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MYTH AND LEGEND COLLECTION

Fionn Mac Cumhaill

Merlin Awakes

Ferdia

Lugh

Cuchulainn

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Aengus and Caer

Dagda’s Harp

Tir na nOg

Lugh and Dectire



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Crowning Of The High King

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Merlin The Immortal

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Taliesin

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Celtic mythology refers to the gods and goddesses worshipped by the Celts living in modern-day Ireland, Scotland, and Wales from roughly 800 BCE to 100 CE. Close contact with the Roman Empire and the conversion to Christianity led to the destruction of many manuscripts; we know of Celtic mythology today mainly through early Christian monks. Celtic myths can be divided into two main groups: those of the Goidelic languages (Irish and Scottish) and those of the Brythonic languages (Welsh).  The Brythonic myths also include those from Cornwall (insular along with Wales) and Brittany (continental). The Irish myths are usually the better known and include four major “cycles.” Each concentrates on the deeds of a certain god, heroic figure, or king.

The Mythological cycle is a collection of stories that describe the actions and lives of Otherworld characters. Many of these characters are Irish manifestations of an Irish pantheon of divine beings, i.e. the Tuatha Dé Danann.  These stories include: the Book of Invasions (a text which details the successive invasions of Ireland by Cesair, Partholanians, Fomorians, Nemedians, the Tuatha Dé Danann, and finally the Gaels), the Second Battle of Magh Turedh (talks about a battle between the Tuatha Dé Danann led by Lugh and the Fomarians led by Bres, which resulted in the victory of the Tuatha Dé Danann), the Fate of the Children of Tureen, the Fate of the Children of Lír, the Dream of Oengus, the Wooing of Etain, the Destruction of Da Derga’s Hostel, the Fosterage of the House of Two Milk-pails, and the Story of Tuan mac Carill.   The Ulster Cycle, on the heroic demigod Cuchulain; the Fenian Cycle, on the wise and heroic hunter Fionn mac Cumhaill and his sons Fergus and Ossian; and the Historical Cycle, heroic tales based on the Uliadh, the ancient people from whom the province of Ulster got its name and who controlled the center of that province. The Ulster cycle was known as the Red Branch cycle at a previous time.

 The Ulster cycle is set around the beginning of the Christian era and takes place in the provinces of Ulster and Connacht. The cycle deals with the lives of Conchobar mac Nessa, King of Ulster, the great hero Cú Chulainn and their friends, lovers and enemies. The Ulster cycle includes tales of births, wooings and elopements, feasts, battles, cattle raids, violent deaths and some other miscellaneous tales. The Fenian cycle is a large body of verse and prose romances about the adventures of Fionn mac Cumhaill and his band of warriors called the Fianna Éireann. This cycle is the most popular, extensive and long lived of the four Irish cycles. Some of the stories in this cycle are: the Cause of the Battle of Cnucha, the Boyhood Deeds of Fionn, How Fionn Found Knowledge, Fionn and the Man in the Tree, the Pursuit of Diarmuid and Grainne, the Hiding of the Hill of Howth, the Little Brawl at the Hill of Allen, the Fairy-Palace of the Rowan Trees, the Battle of Fionntragha (Ventry), the Battle of Gabhra, the Feast at Conan’s House, the Adventure of the Churlish Clown in the Grey-Drab Coat, the Pursuit of the Hard Gilly, the Death of Fionn, Oisin in the Land of Youth, and the Colloquy of the Old Men.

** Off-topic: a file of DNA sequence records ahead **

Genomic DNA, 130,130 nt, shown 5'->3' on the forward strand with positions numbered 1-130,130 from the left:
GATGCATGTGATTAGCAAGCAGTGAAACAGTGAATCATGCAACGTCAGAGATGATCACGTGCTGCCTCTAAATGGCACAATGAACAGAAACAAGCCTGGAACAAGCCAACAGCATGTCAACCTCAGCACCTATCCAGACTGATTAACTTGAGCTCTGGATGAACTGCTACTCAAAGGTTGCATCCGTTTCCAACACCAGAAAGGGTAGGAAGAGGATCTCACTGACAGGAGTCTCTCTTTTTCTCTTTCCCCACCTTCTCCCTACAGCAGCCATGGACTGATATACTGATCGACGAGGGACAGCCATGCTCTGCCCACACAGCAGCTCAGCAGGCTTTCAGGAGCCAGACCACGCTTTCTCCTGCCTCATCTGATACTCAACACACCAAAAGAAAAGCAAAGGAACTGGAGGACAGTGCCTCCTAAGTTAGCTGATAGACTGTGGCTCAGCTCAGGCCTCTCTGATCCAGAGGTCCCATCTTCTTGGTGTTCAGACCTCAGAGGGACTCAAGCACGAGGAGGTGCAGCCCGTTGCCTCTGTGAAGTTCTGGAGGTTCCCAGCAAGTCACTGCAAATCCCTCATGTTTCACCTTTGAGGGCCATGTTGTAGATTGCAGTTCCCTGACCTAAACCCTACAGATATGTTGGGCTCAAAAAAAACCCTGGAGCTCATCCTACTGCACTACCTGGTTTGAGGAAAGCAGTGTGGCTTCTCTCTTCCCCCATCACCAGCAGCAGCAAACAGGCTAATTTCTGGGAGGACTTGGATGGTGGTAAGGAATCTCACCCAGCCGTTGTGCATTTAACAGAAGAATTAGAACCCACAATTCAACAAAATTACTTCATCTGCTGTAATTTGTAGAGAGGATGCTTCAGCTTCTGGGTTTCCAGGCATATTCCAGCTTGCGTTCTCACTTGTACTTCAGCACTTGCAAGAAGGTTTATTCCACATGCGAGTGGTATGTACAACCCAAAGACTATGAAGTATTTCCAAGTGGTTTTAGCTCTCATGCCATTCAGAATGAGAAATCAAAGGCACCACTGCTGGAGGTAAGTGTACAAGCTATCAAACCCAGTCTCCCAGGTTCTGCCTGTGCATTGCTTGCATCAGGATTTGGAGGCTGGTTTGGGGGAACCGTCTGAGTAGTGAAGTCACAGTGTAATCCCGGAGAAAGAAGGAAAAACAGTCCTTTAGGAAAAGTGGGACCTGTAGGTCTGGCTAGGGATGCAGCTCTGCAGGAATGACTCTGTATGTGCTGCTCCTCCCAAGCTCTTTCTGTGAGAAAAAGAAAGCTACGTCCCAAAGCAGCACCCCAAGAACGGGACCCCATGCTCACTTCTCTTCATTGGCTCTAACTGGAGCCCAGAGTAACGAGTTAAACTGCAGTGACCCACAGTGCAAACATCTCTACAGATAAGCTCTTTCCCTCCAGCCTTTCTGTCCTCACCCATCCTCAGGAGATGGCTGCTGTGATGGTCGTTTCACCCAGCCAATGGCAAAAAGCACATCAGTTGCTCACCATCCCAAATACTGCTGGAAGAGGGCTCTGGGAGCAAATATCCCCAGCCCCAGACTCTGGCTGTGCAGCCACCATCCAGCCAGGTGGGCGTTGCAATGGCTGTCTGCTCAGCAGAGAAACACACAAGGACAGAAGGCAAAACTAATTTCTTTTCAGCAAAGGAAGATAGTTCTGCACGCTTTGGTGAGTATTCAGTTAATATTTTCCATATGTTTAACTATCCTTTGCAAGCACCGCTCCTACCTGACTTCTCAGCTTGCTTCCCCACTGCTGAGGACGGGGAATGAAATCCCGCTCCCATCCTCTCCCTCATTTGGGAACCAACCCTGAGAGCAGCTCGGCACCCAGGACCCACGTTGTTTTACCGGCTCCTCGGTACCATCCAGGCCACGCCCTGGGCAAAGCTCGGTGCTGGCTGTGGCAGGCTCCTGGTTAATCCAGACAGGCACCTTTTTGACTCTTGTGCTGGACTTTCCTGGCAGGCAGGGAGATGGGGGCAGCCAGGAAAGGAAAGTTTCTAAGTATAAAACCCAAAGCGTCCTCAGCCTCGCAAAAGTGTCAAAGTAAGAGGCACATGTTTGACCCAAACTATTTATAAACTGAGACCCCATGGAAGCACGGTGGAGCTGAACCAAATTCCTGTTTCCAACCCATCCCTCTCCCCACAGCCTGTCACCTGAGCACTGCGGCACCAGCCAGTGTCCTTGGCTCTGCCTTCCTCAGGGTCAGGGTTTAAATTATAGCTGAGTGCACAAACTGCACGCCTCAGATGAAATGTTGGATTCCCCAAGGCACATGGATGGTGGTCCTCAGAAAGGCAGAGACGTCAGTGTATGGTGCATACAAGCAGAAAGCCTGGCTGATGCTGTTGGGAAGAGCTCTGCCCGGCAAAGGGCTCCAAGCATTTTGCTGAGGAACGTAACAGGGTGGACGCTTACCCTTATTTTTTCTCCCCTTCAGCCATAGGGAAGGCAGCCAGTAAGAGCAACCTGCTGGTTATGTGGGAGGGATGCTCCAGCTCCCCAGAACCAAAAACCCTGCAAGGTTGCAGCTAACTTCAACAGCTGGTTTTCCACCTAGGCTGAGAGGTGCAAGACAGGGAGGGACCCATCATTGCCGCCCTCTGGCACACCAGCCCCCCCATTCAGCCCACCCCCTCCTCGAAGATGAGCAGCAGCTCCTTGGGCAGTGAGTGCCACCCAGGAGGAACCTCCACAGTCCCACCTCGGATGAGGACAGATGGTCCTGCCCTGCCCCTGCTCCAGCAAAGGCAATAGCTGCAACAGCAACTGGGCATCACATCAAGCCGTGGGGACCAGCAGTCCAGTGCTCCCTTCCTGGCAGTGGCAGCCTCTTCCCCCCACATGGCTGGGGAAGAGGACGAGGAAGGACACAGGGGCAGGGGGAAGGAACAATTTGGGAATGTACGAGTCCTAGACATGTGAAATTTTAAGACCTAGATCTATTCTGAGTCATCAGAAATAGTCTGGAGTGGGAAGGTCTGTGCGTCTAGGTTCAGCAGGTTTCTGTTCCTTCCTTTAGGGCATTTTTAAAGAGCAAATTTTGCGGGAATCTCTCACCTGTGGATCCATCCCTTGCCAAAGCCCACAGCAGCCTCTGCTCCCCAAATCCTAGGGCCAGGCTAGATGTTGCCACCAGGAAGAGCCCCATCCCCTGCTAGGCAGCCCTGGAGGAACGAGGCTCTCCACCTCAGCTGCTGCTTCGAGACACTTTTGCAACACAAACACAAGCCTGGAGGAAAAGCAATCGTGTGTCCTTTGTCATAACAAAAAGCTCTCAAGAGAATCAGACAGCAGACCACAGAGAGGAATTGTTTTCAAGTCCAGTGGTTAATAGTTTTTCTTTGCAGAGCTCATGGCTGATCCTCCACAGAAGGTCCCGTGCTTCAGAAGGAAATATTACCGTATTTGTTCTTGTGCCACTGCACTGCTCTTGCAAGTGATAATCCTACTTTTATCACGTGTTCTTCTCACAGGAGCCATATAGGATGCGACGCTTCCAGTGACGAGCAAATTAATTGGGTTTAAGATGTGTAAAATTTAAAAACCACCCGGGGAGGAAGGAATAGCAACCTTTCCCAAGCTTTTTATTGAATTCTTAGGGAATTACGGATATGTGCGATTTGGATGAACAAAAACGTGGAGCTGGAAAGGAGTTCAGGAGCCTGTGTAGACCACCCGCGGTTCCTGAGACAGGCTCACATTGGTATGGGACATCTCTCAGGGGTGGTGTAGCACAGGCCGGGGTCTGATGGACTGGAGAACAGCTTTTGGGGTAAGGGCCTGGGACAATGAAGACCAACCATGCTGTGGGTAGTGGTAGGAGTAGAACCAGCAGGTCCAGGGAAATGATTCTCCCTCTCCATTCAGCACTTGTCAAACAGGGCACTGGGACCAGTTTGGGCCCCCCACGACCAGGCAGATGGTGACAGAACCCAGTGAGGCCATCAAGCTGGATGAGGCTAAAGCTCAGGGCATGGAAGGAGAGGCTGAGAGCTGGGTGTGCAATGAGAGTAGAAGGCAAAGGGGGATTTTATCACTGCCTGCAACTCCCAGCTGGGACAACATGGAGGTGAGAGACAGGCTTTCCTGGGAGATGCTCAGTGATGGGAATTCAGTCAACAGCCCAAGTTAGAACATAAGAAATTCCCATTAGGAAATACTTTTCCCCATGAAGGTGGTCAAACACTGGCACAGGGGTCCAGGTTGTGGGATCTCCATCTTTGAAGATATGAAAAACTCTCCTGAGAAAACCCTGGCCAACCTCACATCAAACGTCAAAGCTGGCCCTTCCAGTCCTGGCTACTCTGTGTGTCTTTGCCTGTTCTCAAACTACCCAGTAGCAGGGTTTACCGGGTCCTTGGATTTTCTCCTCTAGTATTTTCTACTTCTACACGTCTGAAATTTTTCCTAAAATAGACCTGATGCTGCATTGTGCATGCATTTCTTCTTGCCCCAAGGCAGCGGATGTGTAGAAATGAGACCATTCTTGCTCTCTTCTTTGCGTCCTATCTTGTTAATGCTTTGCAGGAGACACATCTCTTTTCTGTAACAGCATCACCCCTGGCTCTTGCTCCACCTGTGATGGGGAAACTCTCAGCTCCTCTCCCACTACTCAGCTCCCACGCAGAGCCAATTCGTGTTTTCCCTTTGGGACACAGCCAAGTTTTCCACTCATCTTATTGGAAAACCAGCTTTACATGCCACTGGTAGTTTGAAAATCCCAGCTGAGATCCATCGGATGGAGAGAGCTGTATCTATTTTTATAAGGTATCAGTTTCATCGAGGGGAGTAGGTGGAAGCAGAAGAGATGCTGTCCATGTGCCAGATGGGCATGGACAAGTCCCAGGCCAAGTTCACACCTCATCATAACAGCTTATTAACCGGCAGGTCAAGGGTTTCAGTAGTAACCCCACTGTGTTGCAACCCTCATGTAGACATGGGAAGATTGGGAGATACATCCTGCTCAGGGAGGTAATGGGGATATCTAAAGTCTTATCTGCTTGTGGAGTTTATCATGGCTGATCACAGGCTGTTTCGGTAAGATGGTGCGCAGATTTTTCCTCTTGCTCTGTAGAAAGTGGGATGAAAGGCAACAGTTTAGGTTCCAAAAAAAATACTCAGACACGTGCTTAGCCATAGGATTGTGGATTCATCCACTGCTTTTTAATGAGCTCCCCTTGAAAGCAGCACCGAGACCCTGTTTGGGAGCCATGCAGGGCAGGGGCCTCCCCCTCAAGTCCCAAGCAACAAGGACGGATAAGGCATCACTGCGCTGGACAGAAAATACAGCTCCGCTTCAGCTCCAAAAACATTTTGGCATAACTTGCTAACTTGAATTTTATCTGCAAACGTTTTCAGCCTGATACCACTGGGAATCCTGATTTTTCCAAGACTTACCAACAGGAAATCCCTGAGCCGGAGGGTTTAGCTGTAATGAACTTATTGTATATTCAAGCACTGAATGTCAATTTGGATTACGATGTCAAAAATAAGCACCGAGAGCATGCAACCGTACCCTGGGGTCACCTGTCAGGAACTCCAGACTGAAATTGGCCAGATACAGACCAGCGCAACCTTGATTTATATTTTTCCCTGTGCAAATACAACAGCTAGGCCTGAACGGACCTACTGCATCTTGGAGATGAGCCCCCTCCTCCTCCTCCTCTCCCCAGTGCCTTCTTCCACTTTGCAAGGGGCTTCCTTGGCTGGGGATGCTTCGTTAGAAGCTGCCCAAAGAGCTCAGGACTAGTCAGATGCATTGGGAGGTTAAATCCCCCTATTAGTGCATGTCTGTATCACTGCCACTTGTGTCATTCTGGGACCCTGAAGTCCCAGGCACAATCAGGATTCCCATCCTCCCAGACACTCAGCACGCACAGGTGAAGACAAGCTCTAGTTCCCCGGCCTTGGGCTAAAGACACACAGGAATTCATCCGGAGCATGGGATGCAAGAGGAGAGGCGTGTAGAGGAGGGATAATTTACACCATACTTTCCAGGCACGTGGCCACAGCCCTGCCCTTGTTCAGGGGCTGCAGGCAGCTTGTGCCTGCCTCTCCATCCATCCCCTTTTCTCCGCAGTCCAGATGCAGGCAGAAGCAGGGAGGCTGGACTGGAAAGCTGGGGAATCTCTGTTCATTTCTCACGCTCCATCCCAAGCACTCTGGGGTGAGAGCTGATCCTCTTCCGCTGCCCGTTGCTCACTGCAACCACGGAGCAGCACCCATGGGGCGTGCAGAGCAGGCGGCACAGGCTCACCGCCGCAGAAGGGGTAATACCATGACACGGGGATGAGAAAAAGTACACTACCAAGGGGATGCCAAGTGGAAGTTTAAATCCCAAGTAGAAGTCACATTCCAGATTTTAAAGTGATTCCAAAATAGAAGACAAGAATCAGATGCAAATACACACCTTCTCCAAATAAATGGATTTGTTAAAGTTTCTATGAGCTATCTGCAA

The cycles of the Kings, otherwise known as the Historical cycle, is the fourth cycle of Irish mythology. This cycle is distinguished from the other cycles of Irish mythology by its focus on provincial and lesser kings, both legendary and historical, from the third to the seventh centuries. The cycle is concerned not only with kings but also with kingship. The primary text of Welsh mythology, on the other hand, is called the Mabinogion, which itself contains four branches of myths. The first focuses on the hero Pwyll’s journey to Annwn or the underworld; the second, on the marriage of Branwen and the resulting war it causes; the third, on Manawydan’s saving Pryderi and Rhiannon from an enchantment; and the fourth, on the conflicts surrounding Math, who requires his feet to be continuously held by a virgin. Although the extremely popular legends of King Arthur are often associated with British and French sources,  earliest written evidence for Arthur is in Welsh sources: Gildas, who wrote the Latin history De Excidio et Conquestu Britanniae before 547 CE

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